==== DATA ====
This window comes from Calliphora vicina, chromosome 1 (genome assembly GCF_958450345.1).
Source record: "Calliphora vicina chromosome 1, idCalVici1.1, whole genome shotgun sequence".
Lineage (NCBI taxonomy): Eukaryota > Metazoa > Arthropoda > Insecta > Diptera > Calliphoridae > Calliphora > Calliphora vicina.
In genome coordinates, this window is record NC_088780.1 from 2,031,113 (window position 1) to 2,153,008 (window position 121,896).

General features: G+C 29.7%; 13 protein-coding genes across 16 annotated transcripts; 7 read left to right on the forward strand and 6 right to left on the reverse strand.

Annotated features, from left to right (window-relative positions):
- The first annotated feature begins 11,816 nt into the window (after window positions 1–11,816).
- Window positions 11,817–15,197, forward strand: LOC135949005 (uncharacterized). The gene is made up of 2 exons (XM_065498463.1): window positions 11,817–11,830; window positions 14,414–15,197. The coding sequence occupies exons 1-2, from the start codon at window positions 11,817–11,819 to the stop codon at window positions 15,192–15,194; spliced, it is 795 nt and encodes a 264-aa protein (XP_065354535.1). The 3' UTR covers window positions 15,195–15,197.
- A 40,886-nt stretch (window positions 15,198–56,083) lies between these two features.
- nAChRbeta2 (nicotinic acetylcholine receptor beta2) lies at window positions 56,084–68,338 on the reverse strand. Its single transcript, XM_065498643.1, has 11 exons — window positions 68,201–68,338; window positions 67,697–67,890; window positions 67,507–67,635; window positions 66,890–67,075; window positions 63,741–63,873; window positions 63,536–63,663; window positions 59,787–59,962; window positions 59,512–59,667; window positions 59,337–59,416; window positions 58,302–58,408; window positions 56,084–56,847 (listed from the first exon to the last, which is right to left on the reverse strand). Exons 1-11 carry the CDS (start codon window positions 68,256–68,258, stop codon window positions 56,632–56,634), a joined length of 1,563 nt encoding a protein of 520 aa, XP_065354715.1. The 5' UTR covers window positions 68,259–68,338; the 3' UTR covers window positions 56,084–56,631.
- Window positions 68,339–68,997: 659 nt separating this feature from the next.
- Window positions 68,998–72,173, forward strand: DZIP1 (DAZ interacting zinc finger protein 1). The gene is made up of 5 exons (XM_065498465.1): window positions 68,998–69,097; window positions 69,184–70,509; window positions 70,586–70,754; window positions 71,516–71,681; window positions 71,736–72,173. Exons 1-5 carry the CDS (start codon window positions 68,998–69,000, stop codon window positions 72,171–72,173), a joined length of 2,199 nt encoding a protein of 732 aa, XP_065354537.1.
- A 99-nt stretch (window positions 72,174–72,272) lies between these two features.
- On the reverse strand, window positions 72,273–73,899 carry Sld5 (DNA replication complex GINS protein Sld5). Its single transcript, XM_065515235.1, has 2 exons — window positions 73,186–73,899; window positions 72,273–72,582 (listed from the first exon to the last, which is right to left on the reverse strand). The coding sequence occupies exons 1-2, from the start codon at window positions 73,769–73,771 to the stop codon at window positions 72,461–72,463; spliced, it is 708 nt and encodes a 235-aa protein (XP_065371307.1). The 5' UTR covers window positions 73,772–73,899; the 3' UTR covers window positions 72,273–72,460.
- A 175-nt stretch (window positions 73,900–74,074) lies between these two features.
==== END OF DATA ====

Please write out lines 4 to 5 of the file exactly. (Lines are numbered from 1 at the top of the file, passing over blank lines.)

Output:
In genome coordinates, this window is record NC_088780.1 from 2,031,113 (window position 1) to 2,153,008 (window position 121,896).

General features: G+C 29.7%; 13 protein-coding genes across 16 annotated transcripts; 7 read left to right on the forward strand and 6 right to left on the reverse strand.